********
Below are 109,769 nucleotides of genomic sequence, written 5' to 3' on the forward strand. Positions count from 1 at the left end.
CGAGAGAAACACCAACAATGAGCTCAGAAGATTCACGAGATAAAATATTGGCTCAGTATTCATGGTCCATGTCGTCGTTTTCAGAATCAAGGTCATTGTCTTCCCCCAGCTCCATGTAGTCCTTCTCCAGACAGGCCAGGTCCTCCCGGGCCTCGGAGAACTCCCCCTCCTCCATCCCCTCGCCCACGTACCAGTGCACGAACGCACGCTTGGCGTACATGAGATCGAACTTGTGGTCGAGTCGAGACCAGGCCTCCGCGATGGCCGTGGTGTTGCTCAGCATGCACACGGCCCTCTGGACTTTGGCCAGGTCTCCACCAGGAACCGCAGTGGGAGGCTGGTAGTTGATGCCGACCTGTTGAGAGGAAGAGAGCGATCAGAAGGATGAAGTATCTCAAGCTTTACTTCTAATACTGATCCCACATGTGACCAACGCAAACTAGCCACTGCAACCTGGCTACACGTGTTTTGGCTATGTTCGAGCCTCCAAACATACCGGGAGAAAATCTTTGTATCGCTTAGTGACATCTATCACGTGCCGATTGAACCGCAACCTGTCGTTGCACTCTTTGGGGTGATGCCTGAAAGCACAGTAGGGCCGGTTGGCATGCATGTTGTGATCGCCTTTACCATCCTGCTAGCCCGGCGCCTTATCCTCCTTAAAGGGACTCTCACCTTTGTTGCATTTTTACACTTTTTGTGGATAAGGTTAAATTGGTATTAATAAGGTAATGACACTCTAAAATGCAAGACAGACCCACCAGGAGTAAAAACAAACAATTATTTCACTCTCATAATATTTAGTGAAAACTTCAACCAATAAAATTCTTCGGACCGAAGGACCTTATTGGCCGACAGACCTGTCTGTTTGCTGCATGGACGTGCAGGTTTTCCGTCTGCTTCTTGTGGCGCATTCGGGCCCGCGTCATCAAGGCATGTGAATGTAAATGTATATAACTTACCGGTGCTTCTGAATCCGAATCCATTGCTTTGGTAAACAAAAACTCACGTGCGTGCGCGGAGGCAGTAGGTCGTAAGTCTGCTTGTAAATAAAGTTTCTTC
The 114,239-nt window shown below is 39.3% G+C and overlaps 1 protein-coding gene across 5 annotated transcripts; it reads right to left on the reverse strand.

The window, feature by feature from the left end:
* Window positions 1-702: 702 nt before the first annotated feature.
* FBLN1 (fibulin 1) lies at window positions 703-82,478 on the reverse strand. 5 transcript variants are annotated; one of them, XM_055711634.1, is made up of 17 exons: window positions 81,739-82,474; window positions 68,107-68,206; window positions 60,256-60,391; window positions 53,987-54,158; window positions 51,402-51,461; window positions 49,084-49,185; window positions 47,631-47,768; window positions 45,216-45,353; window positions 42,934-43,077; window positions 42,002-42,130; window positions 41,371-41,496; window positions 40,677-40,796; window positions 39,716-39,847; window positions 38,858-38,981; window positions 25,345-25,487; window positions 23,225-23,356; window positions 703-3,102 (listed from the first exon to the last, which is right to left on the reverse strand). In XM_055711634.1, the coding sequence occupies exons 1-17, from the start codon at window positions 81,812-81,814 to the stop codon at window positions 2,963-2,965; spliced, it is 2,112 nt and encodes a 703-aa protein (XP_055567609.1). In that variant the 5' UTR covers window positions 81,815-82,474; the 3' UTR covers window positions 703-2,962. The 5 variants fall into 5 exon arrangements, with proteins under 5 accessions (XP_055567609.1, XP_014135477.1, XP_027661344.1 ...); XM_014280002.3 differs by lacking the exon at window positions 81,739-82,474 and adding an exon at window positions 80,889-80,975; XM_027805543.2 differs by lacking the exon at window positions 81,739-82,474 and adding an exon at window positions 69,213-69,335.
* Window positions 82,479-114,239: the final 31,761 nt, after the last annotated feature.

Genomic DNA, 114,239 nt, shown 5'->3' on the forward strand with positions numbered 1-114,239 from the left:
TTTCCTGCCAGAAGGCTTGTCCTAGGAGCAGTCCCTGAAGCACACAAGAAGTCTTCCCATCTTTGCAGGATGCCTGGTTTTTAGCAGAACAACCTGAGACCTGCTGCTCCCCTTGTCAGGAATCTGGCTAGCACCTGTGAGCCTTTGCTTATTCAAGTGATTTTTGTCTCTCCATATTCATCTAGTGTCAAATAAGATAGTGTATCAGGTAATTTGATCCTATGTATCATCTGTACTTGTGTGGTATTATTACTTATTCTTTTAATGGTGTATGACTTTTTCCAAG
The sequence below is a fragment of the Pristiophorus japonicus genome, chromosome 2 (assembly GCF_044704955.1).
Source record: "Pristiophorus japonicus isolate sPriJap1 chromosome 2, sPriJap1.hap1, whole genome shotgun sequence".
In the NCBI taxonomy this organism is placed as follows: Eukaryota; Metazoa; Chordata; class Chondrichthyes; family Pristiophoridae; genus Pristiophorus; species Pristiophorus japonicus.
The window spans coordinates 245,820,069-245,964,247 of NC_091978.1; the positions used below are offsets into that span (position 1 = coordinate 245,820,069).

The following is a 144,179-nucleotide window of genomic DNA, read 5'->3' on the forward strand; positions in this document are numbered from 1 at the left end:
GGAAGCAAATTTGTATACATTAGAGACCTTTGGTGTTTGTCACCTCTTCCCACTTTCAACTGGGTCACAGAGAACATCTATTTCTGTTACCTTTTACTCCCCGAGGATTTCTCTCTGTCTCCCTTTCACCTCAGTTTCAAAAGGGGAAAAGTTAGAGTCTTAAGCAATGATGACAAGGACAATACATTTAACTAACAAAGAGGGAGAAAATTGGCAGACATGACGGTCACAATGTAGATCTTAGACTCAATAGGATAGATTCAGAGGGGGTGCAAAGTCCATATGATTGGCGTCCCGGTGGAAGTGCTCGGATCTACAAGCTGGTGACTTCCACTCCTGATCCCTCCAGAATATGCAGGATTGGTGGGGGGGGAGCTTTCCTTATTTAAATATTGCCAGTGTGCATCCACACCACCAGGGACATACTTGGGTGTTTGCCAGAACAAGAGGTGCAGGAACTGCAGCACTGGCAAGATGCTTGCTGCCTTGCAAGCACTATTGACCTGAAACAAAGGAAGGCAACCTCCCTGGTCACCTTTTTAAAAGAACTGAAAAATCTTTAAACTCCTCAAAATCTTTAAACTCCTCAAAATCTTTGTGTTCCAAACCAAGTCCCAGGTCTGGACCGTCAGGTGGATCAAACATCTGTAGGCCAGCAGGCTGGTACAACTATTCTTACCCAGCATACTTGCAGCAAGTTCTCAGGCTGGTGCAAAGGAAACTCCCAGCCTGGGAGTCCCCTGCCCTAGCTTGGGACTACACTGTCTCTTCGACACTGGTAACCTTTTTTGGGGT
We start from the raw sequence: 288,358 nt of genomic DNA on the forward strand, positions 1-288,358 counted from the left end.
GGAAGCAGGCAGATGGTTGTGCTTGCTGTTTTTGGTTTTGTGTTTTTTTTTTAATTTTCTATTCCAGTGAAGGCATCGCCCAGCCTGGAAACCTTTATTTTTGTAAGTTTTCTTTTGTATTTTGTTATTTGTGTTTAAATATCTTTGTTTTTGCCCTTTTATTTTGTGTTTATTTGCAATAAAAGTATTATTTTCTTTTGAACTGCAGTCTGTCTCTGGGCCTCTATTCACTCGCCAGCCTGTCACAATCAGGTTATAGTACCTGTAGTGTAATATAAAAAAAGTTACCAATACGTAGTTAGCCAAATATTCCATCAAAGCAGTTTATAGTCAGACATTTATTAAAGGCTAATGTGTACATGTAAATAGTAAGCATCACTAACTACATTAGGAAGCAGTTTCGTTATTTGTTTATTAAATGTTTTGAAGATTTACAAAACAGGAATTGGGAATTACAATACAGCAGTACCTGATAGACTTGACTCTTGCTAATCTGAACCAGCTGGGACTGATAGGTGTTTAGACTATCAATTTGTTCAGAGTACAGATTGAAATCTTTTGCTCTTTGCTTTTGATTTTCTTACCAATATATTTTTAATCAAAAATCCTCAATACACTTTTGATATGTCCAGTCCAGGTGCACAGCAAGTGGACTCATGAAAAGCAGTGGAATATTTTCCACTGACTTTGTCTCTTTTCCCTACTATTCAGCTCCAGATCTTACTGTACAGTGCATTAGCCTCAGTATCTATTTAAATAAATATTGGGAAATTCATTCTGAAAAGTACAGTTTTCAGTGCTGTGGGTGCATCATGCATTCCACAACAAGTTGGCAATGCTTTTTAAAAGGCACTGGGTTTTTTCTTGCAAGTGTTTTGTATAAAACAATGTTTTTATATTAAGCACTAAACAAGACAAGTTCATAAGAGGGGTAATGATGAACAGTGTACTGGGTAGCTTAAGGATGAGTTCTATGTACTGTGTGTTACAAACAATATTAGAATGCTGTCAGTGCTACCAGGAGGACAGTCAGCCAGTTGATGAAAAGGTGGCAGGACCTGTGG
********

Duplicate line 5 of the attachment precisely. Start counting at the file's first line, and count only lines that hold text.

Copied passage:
* Window positions 1-702: 702 nt before the first annotated feature.